Sunday, March 25, 2007

Lazy linking - mostly photos edition

I've come across a few interesting sites, which I thought I'd share with the rest of you.

Via Readerville: 10 Most Magnificent Trees in the World. Of course, such lists are always subjective, and I would personally have included the Joshua Trees on the list, but still worth reading. There are some amazing photos of the trees.
Of the trees on the list, I've only seen the Baobab trees in Australia.

The list links to an Wikipedia entry of famous trees, which includes some that should interest Orac: the forest swastika. There are also some that might interest the rest of us though.

Also via Readerville, Shorpy - the 100-Year-Old Photo Blog. The age refers to the age of the photos, not the blog. Make sure to click on the description of the blog's namesake.
From the Shorpy blog, there is a link on to Patent Room, which describes its content thus: "Patent illustrations from the 19th and early 20th centuries."

From somewhere or other: Weight Watchers recipe cards from 1974.

People are aware of Grrlscientist's image of the day, right? I think my favorite so far is A Handful of Baby Crocodiles

Boing Boing have some posts with pictures of homeowner holdouts (people who refuse to sell their homes when their area is being developed): post 1, post 2 and post 3.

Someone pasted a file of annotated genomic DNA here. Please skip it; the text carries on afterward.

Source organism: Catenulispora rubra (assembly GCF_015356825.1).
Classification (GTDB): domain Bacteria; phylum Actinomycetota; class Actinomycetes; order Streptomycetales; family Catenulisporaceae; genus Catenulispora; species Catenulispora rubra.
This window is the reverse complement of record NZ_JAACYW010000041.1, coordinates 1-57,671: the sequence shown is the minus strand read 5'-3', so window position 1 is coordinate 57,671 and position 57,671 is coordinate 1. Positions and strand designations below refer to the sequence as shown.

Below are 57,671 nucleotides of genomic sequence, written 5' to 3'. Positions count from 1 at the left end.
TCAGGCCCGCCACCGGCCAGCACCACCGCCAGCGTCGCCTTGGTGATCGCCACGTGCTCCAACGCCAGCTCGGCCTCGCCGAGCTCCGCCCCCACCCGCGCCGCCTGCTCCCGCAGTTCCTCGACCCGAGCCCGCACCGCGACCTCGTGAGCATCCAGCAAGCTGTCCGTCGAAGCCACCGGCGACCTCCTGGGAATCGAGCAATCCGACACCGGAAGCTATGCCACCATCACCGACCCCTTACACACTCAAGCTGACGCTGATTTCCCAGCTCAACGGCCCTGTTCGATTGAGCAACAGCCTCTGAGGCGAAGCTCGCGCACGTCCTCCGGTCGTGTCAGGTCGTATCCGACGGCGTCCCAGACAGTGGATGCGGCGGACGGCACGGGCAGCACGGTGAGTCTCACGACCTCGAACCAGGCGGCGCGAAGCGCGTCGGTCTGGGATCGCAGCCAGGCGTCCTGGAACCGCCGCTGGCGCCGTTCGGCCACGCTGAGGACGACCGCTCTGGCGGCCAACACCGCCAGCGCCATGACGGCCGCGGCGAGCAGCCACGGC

Via Martin, I came to The Silent The Complete - Modern Ruins in Finland.

Other links that might be of interest:
LibriVox
LibriVox volunteers record chapters of books in the public domain and release the audio files back onto the net. Our goal is to make all public domain books available as free audio books. We are a totally volunteer, open source, free content, public domain project.


And yes, Charles Darwin's The Origin of Species by Means of Natural Selection is there.

Got wavs? - movie quotes in wav and mp3 format.


The Proceedings of the Old Bailey, London 1674 to 1834


A fully searchable online edition of the largest body of texts detailing the lives of non-elite people ever published, containing accounts of over 100,000 criminal trials held at London's central criminal court.


The Paris Review Interview Archive

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